I thought the following article at Morningstar, written by Axel Merk, provides an excellent summary of the limitations and dangers associated with another round of quantitative easing.
1. Sold 100 GYB in Regular IRA at 19.4 (see disclaimer): The prior sale of 100 GYB in the regular IRA was more profitable, netting a profit after commissions of $691.71. Those shares were bought at $10.95 in April 2009 and sold last April at 18.09, I am attempting to keep my overall exposure to Goldman Sachs' bonds at close to the same level while upgrading to TCs containing the 2033 senior bond. There are several reasons for upgrading including the potential capital gains potential in those senior bond TCs originating from a redemption by the call warrant owner.
In the case of GYB, I suspect it is going to be stuck at its guaranteed rate of 3.25% for many more months. Consequently, the senior TCs with GS bonds would provide me with more interest than any of the Synthetic Floaters, tied to a GS bond, for at least several more months, and possibly for another year or two. I still own 100 shares of GYB in the Roth IRA, and 50 shares of another synthetic floater, GJS, which is tied to the 2033 senior bond with no guarantee. GJS has been bought and sold many times. Bought 100 GJS at 10.5 Bought 100 GJS at 12.25 SOLD GJS at 13.06 Sold 100 GJS at 15.6 Bought: 50 GJS at 14.6
I bought the 100 GYB sold on Tuesday in two lots, one at 17.97 and at 18.49. Part of that purchase was a pared trade involving a similar synthetic floater, PYT, which was sold at 18.66.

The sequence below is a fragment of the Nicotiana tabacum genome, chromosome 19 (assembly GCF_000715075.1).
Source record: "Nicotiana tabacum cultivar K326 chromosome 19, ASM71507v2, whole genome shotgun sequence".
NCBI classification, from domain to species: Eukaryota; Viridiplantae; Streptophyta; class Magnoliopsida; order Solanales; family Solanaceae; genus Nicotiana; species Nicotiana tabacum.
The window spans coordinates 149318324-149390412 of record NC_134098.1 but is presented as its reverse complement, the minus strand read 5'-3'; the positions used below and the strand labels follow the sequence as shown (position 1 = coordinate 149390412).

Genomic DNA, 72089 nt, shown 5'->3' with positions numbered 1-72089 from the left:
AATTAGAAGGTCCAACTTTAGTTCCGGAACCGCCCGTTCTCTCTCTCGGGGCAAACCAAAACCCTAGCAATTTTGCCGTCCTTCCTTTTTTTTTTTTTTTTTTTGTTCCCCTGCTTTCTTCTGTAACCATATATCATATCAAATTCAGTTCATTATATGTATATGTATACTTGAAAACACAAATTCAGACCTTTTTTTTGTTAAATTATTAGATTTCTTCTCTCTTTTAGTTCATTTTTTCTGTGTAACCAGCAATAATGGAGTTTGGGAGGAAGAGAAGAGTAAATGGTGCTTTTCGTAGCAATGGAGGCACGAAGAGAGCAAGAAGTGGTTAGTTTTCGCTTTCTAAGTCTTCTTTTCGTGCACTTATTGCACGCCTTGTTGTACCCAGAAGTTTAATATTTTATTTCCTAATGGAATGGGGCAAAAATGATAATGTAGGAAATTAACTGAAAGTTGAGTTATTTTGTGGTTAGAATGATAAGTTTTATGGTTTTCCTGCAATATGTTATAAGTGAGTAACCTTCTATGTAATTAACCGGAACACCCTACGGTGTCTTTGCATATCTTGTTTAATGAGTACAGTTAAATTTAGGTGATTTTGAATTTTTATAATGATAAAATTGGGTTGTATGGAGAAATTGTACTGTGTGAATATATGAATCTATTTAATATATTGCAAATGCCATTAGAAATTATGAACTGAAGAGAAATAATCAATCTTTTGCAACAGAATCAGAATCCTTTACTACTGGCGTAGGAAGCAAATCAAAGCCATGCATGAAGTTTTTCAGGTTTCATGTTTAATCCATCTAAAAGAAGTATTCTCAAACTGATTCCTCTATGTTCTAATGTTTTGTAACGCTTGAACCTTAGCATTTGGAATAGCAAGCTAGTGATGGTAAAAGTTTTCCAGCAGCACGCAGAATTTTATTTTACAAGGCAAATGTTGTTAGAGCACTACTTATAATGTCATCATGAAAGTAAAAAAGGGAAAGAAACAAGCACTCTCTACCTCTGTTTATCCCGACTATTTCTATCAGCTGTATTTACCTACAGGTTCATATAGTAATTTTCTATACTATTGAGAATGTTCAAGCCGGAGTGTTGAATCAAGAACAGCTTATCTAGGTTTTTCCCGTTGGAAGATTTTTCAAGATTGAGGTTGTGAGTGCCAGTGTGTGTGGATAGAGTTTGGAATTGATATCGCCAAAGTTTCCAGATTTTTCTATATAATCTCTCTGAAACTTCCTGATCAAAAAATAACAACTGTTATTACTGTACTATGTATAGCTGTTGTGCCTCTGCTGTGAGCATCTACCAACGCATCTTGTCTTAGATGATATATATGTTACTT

The owner of the call warrant does not have to do anything. The call is optional. Possibly, the owner of that warrant may be waiting for a better price for the underlying security before exercising it. All that I can deduce is that it would be profitable for the owner of the call warrant on all of the TCs containing the 2033 senior bond to exercise the warrant, pay the $25 par and accrued interest to the TC owners, take possession of the bonds, and then sell them in the bond market. When the underlying bond is trading at a premium to its par value, and the TC is still trading at a discount, there is at least the possibility that owner of the TC can realize an immediate elimination of the discount by a redemption from the call warrant owner.
2. Bought 50 of the ETF JNK at $40.25 and sold 50 PFX at $19.02 (see Disclaimer): PFX is a deservedly rated junk senior bond from Phoenix Insurance that has been bought and sold, with a purchase as low as $6 and change. Sold PFX at $17.57 Basically, I am selling one of my junk rated securities at a profit and using the proceeds to partially pay for the buy of a junk bond ETF. The PFX shares sold on Tuesday were bought at 16.12 in August 2010, and I will soon receive one interest quarterly interest payment.
There are several junk bond ETFs, and I previously bought 100 shares of one from Powershares that attempts to weight its holdings according to objective criteria relating to the ability of the companies to pay. Bought 100 PHB at 18.15
JNK, the junk bond ETF purchased on Tuesday, makes its selection primarily based on liquidity, limiting the selections to those issues with at least 600 million or more of outstanding face value. SPDR Barclays Capital High Yield Bond ETF The expense ratio is .4, and this ETF currently has 181 holdings. The average maturity is 7.56 years. Distributions are paid monthly: www.spdrs.com _9.30.2010a.pdf The current yield shown at the sponsor's web site is 8.64%.
This is a link to the the Annual Report for the period ending 6.30.10 in pdf format. The list of holdings for JNK starts at page 142. Other fixed income funds from SPDR are included in the report.